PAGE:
A young mom stands.
The four-year-old boy at her feet
sits in his unseen labels:
She holds one end of a leash.
The other is attached to a cute backpack
he wears, as he fidgets in a small spot of dirt
in an otherwise flawless lawn of the public library that is,
today, being used as a venue for celebrating diversity.
The morning is perfection.
People of different cultures and languages together,
sharing their talents and being offered a public voice.
This mom does not move from her spot
The darling boy pays no attention to the speakers
His focus is only on his patch of dirt.
He sits in it. Lays in it. Plays in it
with his hands and feet.
Feels it with his cheeks.
He pulls a bit of the grass around it,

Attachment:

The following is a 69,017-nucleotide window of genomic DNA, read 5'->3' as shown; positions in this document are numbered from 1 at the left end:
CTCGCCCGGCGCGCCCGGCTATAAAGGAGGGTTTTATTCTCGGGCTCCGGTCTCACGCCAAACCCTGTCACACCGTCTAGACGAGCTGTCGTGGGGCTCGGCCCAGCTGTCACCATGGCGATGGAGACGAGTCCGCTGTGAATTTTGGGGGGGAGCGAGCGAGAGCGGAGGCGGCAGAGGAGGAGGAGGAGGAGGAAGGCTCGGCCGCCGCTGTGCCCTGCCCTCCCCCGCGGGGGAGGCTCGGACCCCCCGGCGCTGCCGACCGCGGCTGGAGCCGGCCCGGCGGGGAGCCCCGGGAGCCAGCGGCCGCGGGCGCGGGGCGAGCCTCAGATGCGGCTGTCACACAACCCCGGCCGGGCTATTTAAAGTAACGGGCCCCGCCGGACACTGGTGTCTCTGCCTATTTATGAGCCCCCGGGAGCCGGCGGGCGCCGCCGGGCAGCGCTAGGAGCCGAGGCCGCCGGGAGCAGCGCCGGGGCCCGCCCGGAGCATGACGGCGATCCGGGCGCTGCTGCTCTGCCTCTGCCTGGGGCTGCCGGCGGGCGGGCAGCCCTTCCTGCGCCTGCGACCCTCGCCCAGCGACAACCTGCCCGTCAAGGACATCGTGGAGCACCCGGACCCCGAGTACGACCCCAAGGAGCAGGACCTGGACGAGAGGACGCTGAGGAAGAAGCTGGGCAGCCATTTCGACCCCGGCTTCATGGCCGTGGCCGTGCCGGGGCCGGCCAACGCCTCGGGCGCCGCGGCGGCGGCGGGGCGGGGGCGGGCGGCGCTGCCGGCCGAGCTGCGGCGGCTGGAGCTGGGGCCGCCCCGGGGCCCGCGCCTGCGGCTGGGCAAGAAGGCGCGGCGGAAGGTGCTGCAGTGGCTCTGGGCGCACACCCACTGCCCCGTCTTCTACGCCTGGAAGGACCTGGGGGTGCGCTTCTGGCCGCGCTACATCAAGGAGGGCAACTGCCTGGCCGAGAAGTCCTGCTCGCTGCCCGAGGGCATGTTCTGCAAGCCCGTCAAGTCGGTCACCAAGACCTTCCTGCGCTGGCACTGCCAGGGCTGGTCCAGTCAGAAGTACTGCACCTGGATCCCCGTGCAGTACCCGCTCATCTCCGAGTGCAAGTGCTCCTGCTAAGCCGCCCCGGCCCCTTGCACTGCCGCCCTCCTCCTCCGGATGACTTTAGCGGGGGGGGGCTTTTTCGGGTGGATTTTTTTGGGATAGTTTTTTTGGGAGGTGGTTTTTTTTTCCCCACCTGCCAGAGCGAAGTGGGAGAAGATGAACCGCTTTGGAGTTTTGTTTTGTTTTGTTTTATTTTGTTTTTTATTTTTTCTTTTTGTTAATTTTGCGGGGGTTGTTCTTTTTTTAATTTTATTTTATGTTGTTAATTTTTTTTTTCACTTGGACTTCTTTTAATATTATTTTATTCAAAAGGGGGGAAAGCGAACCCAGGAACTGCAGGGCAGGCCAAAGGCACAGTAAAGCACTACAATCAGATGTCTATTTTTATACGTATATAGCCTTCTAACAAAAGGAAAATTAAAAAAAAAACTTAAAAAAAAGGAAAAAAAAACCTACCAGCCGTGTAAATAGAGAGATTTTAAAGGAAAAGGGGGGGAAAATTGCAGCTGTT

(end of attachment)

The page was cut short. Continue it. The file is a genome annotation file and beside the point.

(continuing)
increasing his speck of space.
A woman with a long dress gets close.
He reaches out to touch the fabric. It is the only thing
I see him pay attention to, besides the small patch
that grounds him.
His momma tells him
don’t touch the dress.
When I am leaving, I approach her.
“A sort of sandbox, I see,” I say.
She tells me nothing soothes him quite like
a patch of cool dirt.
She tells me his labels.
I place my hand on her shoulder briefly,
and assure her she is a strong, good momma.
She says the only other woman
to approach her this day sternly told her,
“I pay taxes for this grass.”
© Marie Elena Good, 2022